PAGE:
What Luxury Products Are Millennials Actually Buying?

Millennial research, Millennial insight, Millennial marketing, Gen Z research, Gen Z marketing, Gen Z insight, youth research, youth marketing

We asked Millennials what luxury products they’re actually buying. Find out where they’re allocating their spending power…

Yesterday, we told you about the luxury brands Millennials most want to own. And while their answers give us insight into their aspirational purchases—and into what brands are staying relevant—what they’re actually buying today tells a bit of a different story.

Traditional luxury stores and brands are striking out with young consumers. In 2016, the global luxury market shrunk for the first time since 2009, according to CNBC, and Forbes predicts that 2017 is not expected to fare much better. A recent brand equity poll shows Nordstrom is losing favor with Millennials as they skip luxury department stores for off-price options, and MediaPost reported that while the full-price store’s sales showed a 2.8% drop from 2016, discount chain Nordstrom Rack’s sales spiked 2.4%. In other words, Millennials like their premium products, but not at a premium price: a recent Ypulse monthly survey found that 60% of 18-35-year-olds say they’d prefer to buy products that are a “good value for the money” and 33% would prefer things that are “premium but affordable,” versus 5% who prefer to buy “top quality.”

This gets at the heart of the issue for Millennials: it’s all about their bottom line, and their values. According to Forbes, the biggest problem with the luxury market is that today’s consumers “look at what the luxury brands offer and see that they are heavy on marketing, but light on authentic values that really mean something to them personally and in their current lifestyle. While this is giving whole new industries the chance to be considered luxury, it’s also creating an atmosphere where luxury is in the eye of the beholder. All of which begs the question: what kinds of…

 
 

Want to talk to us about the article
or dive into a custom study?


The Newsfeed

Quote of the Day: “A lot of people stay in jobs they hate. They feel stuck or need the money. I refuse to do this. I just gave up a Nursing career to be a CSR and I have never been happier.”—Female, 27, IN

YouTube is cracking down on creators that participate in dangerous viral challenges. The media giant updated their community guidelines to take a stronger stance against stunts that spin out of control—like the Tide Pod Challenge. Any creator that performs “pranks that make victims believe they’re in serious physical danger” will earn a strike—three and they’re out. What could constitute a strike? Just ask Jake Paul, who recently drove blindfolded for the #BirdBoxChallenge. (The Verge)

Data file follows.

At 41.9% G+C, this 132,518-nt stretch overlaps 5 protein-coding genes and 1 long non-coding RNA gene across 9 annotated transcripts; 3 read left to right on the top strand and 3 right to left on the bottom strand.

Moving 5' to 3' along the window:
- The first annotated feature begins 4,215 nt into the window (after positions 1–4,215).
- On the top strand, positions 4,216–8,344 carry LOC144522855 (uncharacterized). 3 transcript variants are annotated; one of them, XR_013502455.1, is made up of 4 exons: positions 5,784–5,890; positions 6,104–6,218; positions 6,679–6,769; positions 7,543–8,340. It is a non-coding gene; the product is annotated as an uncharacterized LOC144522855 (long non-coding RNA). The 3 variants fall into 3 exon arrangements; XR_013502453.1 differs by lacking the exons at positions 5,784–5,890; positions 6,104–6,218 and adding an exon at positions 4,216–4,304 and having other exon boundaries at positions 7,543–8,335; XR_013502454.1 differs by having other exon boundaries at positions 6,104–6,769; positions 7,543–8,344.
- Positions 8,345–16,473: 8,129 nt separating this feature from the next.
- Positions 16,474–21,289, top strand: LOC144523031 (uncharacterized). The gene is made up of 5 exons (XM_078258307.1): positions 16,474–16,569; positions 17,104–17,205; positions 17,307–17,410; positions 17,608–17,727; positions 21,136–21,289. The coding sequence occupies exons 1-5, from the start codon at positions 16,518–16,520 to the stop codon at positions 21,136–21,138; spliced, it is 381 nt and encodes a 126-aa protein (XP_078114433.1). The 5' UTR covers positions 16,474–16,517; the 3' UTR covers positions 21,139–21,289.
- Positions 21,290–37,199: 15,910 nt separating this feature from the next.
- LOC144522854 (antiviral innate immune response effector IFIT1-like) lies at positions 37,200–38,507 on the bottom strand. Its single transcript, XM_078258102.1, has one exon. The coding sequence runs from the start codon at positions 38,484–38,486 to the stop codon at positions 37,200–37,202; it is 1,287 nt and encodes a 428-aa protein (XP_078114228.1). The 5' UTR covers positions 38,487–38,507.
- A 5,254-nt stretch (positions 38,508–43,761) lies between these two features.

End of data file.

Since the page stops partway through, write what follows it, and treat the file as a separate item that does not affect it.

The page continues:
The inner five-year-old of Millennials everywhere is jumping up and down for Hot Topic’s Polly Pocket collab. In partnership with Mattel, the brand that wins at delivering unique styles is dropping a 17-piece collection of nostalgic merch. (The line looks a lot like another throwback collection we called out last year.) In celebration of the iconic toy’s 30th birthday (feel old yet?), ‘90s kids can cop everything from bags to hats to mini makeup palettes that feature shades like “Made in the 90s.” (Nylon)

YouTubers Life OMG! is like The Sims for a generation of aspiring social media stars. Players can pretend to be a video game streamer, a passionate creative, or another influencer. But the game is just as realistic as the kids who play it, making them do chores and deliver newspapers when they’re off the air. Similarly, most kids seem to know the dream is not a full-time gig; just take it from nine-year-old Oliver, who explains, “Of course I will have a good job as well, not just YouTube." (Vice)

Big brands are swooping in to save young shoppers from 2018’s oat milk shortage. The buzzy beverage has become the environmentally friendly alternative to almond milk for Millennial & Gen Z shoppers seeking dairy-free and vegan options. It became a barista favorite this year, mainly thanks to industry upstart, Oatly, which is opening a new factory to up their production. But they better hurry: big brands like Pepsi Co.’s Quaker Oats, Danone’s Silk, and Califia Farms are all getting in on this grain-based trend. (Bloomberg)

The most old-fashioned form of TV is experiencing a surge: over-the-air. While the Post-TV Gen continue to cut the cord, more are buying physical antennas to tap free networks and watch live events. Nielsen data found that this kind of old-school appointment viewing jumped from 9% of all homes in 2010 to 14% last year. Diving deeper into that 14%, about three in five also subscribe to streaming services like Netflix, and their median age is 36. (Fortune)

Quote of the Day: “I’d rather do a job I'm passionate about for a lower salary than do a high-paying but low-rewarding job.”—Male, 18, MA

Sign Up Now

Subscribe for premium access to our content, data, and tools.

Already a subscriber? Sign in.

Upgrade Now

Upgrade for full access to the best marketing tools for understanding the next generation.

View our Client Case Studies